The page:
Hindsight is 20/20.
The story could end very well, the guy could end up making $320,000 if the stock price goes up to $600/share, but it could end very badly if it drops down to $300/share or starts in on a low, slow, decline.
4. HOW DO YOU PLAN GETTING YOUR RETIREMENT INCOME?
Are you sharing the retirement fund with someone else?
Do you want to have a steady income coming in from all your investments so that you don’t have to sell anything?
Or do you want to slowly deplete your assets at a rate of about 4% a year, and whatever is left goes to your family?
If you like the idea of making an income from your investments, aside from buying real estate and collecting rent money (assuming the mortgage is cleared), you might want to think about a dividend-paying stock portfolio, where you get money every quarter (or whenever the company pays them out) for holding stocks.
Still, I would never in a million years ever recommend that you put 100% of your money into dividend-paying stocks ONLY, because that’s just as risky as it is still invested 100% in stocks.
The only time it would make sense, is if you’re an heir or heiress and you inherited those shares and you are dancing footloose and fancy-free on capital and “free” dividends that has been earned by someone else.
If you earned that income, and THEN put down capital to buy those stocks, it’s another story for me, because you (may) only really get a few pennies of dividends per stock, which may not be your thing if you don’t want to wait for this strategy to pay off.
A lot of the wealth on the stock market (if you look at the Total Return of the S&P 500) has been from buying dividend-paying stocks, and re-investing them.
In fact, S&P says about ~40% of the return has been from dividends!
The hardest question then becomes: Which ones should I buy, and which ones are sustainably going to pay me dividends over the long-term?
If you can’t answer those questions, then consider this:
$0.04 in dividends / $50 for the stock price = 0.08% return on your money every quarter
Sure you can find high-yield dividend-paying stocks that you can buy forever that pay out a 6% yield or higher, that’s great, but you have to search for them AND you have to keep on top of them to make sure the company wasn’t lying (read: desperately giving dividends as bait) and is about to go bankrupt.
You also want them to increase their dividends over time, otherwise other companies look better.
Until you get to the point where you have enough money that you have a solid strategy for your retirement fund going forward, and you have the time (and interest) to hunt down good dividend-paying stocks, you should stick to something simple until you can master it.
Like index fund investing.
It’s a good strategy to have dividend-paying stocks IN ADDITION to your other investments that are diversified throughout index funds, bonds and stocks, but it shouldn’t be your be-all and end-all.
Otherwise, if you just want to deplete your assets, you need to know how much will be left, growing at least to combat inflation each year (average of 3%), so that there’s enough to last by the time you kick the bucket.
This brings me to my last question..
5. HOW MUCH DO YOU NEED FOR YOUR RETIREMENT SAVINGS?
This might seem kind of stupid in a list of questions on what kind of investor you are, but you need to be well aware of what kind of GROWTH you need to reach your goals.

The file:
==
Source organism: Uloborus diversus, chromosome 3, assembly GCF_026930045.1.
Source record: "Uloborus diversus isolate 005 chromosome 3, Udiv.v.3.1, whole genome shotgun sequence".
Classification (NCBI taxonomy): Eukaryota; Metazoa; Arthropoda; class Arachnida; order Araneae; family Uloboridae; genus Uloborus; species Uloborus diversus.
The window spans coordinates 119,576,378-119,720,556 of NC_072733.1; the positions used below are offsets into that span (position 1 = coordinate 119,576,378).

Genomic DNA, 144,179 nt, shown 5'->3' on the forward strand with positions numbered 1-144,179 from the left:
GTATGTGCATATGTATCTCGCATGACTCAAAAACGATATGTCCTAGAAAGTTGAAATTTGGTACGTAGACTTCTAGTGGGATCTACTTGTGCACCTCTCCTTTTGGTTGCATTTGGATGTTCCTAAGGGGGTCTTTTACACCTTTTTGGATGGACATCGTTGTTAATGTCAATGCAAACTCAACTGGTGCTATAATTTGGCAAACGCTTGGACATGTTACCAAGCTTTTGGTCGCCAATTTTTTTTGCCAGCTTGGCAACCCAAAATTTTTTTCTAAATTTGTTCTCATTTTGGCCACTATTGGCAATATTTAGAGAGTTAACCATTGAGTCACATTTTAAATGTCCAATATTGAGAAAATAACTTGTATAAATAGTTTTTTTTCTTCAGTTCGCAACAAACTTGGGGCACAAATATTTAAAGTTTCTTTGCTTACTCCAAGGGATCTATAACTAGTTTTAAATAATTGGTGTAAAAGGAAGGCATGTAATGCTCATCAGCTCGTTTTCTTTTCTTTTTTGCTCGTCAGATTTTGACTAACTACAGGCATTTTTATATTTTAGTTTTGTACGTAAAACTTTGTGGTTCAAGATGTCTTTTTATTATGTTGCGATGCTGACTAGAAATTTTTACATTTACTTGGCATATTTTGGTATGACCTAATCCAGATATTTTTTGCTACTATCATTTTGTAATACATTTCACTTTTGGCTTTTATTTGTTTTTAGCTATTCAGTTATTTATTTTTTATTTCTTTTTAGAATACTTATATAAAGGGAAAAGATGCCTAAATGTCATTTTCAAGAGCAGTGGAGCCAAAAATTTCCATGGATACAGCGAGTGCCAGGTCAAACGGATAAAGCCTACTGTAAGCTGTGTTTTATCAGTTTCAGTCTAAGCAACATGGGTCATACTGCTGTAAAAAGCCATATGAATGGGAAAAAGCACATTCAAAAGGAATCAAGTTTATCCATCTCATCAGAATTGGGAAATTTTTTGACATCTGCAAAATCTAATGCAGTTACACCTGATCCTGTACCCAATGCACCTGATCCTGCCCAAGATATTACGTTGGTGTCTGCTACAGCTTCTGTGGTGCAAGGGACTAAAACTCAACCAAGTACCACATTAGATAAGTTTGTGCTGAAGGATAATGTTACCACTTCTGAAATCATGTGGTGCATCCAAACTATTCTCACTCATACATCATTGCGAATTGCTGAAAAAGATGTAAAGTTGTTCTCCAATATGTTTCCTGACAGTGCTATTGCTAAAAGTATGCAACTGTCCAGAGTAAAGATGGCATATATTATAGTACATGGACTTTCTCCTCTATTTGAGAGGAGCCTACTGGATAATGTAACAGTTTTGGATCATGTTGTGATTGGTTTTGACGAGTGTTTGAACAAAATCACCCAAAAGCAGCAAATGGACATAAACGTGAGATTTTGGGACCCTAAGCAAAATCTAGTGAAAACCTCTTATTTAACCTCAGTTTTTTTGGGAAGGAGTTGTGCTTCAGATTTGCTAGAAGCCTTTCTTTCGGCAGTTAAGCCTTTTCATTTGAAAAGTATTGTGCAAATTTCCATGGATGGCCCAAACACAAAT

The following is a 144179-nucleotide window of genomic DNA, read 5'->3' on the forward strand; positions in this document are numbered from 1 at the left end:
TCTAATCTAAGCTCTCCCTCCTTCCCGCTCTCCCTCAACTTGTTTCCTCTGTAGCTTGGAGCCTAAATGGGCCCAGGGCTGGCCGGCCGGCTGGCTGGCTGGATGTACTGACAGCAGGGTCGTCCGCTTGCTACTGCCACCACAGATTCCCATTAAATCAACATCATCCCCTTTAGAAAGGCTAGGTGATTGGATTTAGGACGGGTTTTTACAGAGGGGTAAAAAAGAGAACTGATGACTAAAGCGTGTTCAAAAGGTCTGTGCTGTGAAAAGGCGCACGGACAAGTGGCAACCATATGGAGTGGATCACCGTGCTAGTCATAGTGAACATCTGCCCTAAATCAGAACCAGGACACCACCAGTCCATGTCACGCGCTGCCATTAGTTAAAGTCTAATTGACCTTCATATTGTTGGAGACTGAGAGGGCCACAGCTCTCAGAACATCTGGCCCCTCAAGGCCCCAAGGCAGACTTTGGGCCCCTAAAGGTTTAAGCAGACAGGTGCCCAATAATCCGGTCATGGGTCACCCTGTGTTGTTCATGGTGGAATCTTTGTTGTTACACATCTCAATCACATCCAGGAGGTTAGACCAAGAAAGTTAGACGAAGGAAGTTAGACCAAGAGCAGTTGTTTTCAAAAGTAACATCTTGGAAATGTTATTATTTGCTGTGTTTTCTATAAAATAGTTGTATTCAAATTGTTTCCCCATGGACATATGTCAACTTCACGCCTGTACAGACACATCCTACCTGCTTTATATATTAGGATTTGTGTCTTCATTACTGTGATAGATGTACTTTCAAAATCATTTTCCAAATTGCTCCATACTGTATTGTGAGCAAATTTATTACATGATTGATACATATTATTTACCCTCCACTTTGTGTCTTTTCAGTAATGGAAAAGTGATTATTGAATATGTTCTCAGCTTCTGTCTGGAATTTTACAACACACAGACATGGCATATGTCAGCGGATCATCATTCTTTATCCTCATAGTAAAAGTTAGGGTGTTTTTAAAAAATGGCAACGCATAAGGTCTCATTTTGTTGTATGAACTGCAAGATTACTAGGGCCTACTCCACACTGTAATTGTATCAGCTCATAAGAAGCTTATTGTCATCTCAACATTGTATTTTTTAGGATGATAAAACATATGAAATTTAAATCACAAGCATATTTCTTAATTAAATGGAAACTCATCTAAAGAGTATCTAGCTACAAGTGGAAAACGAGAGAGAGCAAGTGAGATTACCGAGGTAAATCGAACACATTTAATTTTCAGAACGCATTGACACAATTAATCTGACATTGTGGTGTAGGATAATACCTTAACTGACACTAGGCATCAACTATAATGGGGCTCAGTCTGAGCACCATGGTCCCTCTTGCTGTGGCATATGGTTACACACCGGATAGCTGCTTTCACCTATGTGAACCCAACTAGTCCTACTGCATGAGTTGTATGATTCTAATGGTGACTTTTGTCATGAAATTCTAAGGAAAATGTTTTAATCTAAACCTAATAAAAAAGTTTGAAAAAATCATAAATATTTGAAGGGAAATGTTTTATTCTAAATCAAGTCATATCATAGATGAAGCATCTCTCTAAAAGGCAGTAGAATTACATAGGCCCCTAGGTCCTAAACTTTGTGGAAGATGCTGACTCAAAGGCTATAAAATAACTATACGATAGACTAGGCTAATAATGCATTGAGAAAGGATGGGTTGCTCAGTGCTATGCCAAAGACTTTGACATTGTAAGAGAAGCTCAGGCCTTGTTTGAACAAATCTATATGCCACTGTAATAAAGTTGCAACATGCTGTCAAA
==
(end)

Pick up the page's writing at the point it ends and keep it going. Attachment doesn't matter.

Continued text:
Let’s take an example.
If I have about $10,000 saved at the age of 25, and I save about $10,000 a year until I retire at 65 (40 years), here are the growth rates I need:
- At 1% growth rate = I will have about $506,490.01 (but you’ve lost money to inflation)
- At 3% growth rate = I will have $804,864.65 (but you really have a real return of 0%)*
- At 5% growth rate = I will have $1,345,262.55
- At 8% growth rate = I will have $3,151,895.41
* 3% is just on par with combating average inflation rates of 3%, which makes your money growth equal to a big fat 0
As you can see, how risky your investments need to be, factor into how much you will have at the end.
If you figured out that you need to have at least $1 million saved by the time you retire, then your money needs to return about 5% on average over the 40 years, or a real rate of return of 2%.
This means you can’t just stick your money in bonds or high-interest savings accounts that return 1% – 2%.
That barely even covers inflation at 3%, but more importantly, you will miss your retirement target of $1 million by about 50%!
Of course, you can also help this number along by saving MORE than $10,000 each year for 40 years so that even if it returns 1% it’s doable, but this is just an example.
WHAT IS A ‘REAL’ RETURN VERSUS A ‘NOMINAL’ RETURN?
A real rate of return or “real return” means it takes into account inflation eating away at your money each year.
A nominal rate of return or “nominal return” doesn’t take inflation into account, and that isn’t realistic because as we all know, things that used to cost pennies in the 1950s, now cost dollars to purchase.
HOW WOULD I ANSWER THE ABOVE QUESTIONS?
If you want a real-live example of how I’d answer the above questions so you can follow along, here it is:
1. How old are you?
I’m just shy of 30, as of this post date.
2. When do you want to use your money and what do you want to use it for?
I want to use it when I’m around 55 – 60 years old, and I want to use it for retirement.
I am not actually sure that I want to retire so early at 55, but it’s nice to save money and work towards that option in case I change my mind.